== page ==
[NOTE – UK-based web hosts are particularly easy to bully thanks to certain peculiarities in local libel laws, and people acting for (or on behalf of) Redwire Design have been taking advantage of that, by bullying my priovider rather than admitting their role in… well, more bullying. If Nick Catt or Alex Malloy or anyone else at Redwire Design want to deny the involvement of their staff/facilities in online harassment (including publication/promotion of my home address), then they can initiate actual civil proceedings or shut up. My account is honest and truthful, backed by evidence none of them dare challenge, and it stands. Relocated article reinstated 4 May 2010.]
Kooba Radio bills itself as an “independent, non-profit, Internet-based radio station focused on alternative rock, playing unsigned bands from around the world” and was founded by Jon Chappell (Jonny Yeah), Alex Malloy (The Boy Malloy) and Angela Collins (She Who Must Not Be Named).
Kooba Radio is also a joke, and just a wee bit corrupt in places.
As most of you are aware, most of last year was marred by an ongoing campaign of harassment resulting from my encounter with the ‘amateur terror expert’ Dominic Wightman (a former associate of Glen Jenvey and Patrick Mercer). That campaign of harassment escalated to the repeated publication of my home address by a group calling themselves the ‘Cheerleaders’. These people claim to be anti-fascist, but they had no qualms about broadcasting my address to BNP members alongside mentions of my involvement in anti-BNP campaigns such as Billy Brit. The ‘Cheerleaders’ have made a number of unsubstantiated claims in a belated attempt to justify their actions, but what’s most likely is that they initially did this because Wightman told them to do it, and they painted themselves into a corner* from there.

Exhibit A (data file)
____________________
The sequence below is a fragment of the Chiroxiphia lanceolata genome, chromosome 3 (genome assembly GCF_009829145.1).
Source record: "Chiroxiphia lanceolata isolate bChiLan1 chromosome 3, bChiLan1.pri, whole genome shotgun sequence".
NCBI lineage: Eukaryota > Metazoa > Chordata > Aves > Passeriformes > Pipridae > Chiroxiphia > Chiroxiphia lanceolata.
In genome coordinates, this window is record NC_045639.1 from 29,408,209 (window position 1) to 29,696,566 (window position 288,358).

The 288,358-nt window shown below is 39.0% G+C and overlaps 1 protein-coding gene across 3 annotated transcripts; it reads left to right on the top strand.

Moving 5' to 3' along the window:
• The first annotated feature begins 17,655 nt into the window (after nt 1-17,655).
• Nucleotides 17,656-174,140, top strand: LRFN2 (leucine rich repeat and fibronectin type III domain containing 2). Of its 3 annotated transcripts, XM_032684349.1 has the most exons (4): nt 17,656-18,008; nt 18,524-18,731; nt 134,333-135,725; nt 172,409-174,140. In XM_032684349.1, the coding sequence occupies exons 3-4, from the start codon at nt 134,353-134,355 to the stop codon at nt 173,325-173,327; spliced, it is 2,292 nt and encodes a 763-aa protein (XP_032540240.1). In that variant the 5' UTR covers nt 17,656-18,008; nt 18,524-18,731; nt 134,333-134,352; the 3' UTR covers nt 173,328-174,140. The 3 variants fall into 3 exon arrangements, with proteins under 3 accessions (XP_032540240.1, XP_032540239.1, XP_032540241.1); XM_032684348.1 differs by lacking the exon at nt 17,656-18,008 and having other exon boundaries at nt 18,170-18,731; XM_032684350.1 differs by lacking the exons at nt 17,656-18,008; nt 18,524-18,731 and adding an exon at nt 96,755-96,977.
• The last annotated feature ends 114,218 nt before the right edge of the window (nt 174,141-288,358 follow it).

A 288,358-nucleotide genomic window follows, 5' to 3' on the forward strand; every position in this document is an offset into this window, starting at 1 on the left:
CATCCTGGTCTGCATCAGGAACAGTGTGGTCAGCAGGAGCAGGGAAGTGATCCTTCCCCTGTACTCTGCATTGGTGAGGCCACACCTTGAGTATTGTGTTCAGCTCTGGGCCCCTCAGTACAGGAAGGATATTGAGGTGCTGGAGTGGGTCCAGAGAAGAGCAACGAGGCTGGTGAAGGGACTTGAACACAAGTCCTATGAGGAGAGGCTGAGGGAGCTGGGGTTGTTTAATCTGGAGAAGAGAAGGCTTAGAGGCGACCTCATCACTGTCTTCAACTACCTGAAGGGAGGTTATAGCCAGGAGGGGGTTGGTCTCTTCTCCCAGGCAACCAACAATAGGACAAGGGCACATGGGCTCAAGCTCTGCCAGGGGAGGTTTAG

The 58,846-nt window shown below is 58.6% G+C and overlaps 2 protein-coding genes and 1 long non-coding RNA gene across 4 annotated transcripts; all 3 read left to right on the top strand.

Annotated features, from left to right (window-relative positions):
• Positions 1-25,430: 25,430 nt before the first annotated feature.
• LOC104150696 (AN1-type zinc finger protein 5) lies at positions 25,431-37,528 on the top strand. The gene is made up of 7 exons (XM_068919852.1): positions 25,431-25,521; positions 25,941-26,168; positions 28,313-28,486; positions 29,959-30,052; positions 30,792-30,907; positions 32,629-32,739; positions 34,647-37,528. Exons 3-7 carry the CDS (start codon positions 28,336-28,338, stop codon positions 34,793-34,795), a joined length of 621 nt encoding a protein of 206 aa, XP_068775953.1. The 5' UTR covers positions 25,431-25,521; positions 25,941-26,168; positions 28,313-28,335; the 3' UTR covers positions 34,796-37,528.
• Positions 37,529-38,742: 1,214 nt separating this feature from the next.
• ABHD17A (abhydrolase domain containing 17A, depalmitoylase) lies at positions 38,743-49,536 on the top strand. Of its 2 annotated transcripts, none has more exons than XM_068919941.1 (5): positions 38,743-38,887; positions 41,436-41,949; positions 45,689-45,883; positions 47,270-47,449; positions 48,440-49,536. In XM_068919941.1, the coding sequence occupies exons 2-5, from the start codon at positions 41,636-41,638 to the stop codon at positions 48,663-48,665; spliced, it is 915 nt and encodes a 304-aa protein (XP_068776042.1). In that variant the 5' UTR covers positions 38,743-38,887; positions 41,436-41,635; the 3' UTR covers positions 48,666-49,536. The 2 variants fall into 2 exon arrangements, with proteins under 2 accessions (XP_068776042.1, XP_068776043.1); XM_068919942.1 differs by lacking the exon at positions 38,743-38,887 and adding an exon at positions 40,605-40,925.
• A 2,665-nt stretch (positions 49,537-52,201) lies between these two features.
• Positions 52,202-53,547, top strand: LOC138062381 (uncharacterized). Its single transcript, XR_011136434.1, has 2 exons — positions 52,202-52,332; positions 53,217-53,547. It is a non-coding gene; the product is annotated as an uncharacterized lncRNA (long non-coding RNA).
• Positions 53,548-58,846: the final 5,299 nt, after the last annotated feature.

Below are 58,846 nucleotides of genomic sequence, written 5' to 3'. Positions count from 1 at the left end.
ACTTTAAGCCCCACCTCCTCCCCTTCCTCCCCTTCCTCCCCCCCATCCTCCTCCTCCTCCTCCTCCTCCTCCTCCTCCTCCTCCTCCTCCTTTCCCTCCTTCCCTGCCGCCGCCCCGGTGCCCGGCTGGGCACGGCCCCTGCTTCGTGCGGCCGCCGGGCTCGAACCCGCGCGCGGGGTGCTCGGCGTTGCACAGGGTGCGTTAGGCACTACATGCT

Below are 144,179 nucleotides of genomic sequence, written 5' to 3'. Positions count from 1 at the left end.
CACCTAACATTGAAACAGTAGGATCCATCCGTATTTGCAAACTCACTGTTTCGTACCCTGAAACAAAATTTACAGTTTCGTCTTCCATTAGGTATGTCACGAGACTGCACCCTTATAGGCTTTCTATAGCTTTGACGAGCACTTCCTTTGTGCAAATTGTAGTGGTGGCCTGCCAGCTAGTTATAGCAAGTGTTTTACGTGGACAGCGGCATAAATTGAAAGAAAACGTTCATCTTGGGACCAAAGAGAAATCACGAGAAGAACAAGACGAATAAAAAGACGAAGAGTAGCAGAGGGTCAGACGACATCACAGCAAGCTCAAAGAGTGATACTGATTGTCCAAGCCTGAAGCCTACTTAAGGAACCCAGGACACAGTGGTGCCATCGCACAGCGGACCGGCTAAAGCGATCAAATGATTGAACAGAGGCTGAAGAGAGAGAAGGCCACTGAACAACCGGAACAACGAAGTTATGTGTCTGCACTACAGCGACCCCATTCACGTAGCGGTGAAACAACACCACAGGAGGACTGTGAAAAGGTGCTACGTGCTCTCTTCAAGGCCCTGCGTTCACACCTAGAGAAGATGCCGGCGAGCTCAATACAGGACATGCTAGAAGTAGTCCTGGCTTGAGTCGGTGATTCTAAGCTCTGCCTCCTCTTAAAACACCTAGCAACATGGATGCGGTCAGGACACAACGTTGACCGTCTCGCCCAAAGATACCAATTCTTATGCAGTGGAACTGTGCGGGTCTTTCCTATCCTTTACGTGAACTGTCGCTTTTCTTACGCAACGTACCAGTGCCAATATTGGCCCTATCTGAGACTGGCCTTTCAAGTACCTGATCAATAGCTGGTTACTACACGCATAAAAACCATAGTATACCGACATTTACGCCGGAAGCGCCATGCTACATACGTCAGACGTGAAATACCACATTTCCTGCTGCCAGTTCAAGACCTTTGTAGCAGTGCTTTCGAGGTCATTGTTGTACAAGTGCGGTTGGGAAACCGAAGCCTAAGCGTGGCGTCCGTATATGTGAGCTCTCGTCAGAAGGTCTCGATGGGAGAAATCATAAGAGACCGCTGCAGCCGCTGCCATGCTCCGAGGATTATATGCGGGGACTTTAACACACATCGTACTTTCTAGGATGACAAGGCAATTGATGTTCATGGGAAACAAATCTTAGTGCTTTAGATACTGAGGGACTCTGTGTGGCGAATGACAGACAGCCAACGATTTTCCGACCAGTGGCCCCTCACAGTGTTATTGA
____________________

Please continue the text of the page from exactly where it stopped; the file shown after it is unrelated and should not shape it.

Kooba Radio first came to my attention a couple of days before the email address of one of the founders (Jon Chappell, aka ‘Jonny Yeah’) turned up in the CC list of a group email from the ‘Cheerleaders’ threatening me with violence.
I wrote about that threat and included the relevant email addresses in the report. Months passed, then, over the New Year holiday period, when most people in the entertainment industry were busy with gigs (or at least sleeping it off), someone on that list wasted away their days and nights (again) making good on an earlier threat to share my personal data with Nigerian scammers if I refused to remove that list of names and email addresses.
When doing so, they posed as me, pretended that I was manager of a small local bank branch, and provided them with my main email address and (ex-directory) home address. Nice, huh?